Eating at home while restaurants were closed and the bulk buying of groceries helped boost Kroger’s financials in 2020. The company’s revenue rose 14% and its earnings per share climbed 53% for all of last year. This solid performance led Kroger to boost its dividend 13%, the 14th-consecutive year it has raised its shareholder dividend, which now yields 2.3%.
The company also repurchased $1 billion of its own stock last year, and has nearly $2 billion of cash on hand. Despite all of this, KR stock has slid 11% since the end of January and is now trading at $34.46 a share.
Verizon Communications (VZ)
Among technology companies, Verizon Communications offers a lot of value. As the largest wireless provider in the United States, Verizon is in a great position to capitalize on the current roll out of 5G, which should help lift the companies revenues and earnings for many years to come. The company has said that it will provide 5G wireless service to more than 30 million American homes within the next eight years. While less than 20% of Verizon customers are currently on the company’s top end unlimited premium data plan, that number is expected to grow significantly as people seek lightning-fast 5G internet speeds.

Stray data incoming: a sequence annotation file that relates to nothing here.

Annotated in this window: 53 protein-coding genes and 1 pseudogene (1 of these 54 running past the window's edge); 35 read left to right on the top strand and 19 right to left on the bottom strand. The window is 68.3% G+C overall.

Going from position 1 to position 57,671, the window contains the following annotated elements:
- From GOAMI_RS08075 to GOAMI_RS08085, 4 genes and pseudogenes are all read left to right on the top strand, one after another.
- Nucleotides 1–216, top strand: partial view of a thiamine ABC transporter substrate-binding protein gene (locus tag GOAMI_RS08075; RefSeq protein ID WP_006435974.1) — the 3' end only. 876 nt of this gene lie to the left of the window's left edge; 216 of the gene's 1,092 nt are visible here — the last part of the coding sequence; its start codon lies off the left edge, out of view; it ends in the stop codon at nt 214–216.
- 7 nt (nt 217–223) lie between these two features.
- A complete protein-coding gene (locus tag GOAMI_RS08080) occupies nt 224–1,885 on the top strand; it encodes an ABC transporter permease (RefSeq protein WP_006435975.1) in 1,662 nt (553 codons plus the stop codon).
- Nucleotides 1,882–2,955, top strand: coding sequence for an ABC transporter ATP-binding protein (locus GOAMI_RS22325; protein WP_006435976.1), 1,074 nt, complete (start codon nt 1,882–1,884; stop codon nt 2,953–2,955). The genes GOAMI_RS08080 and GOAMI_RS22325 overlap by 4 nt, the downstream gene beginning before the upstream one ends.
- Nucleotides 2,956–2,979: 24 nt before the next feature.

Additionally, Verizon Communications is expanding its capabilities in video streaming, partnering with a wide range of content providers ranging from Walt Disney (NYSE:DIS) and Discovery Communications (NASDAQ:DISCA).
Add in cash flow that increased nearly 30% to more than $18 billion in 2020, and dividend yield of 4.2%, and there is a lot to recommend VZ stock. No wonder that Verizon was one of Warren Buffett’s most recent stock purchases. At its current price of $56.20 a share, Verizon stock looks like a steal.
On the date of publication, Joel Baglole held long positions in BRK.B and DIS.
Joel Baglole has been a business journalist for 20 years. He spent five years as a staff reporter at The Wall Street Journal, and has also written for The Washington Post and Toronto Star newspapers, as well as financial websites such as The Motley Fool and Investopedia.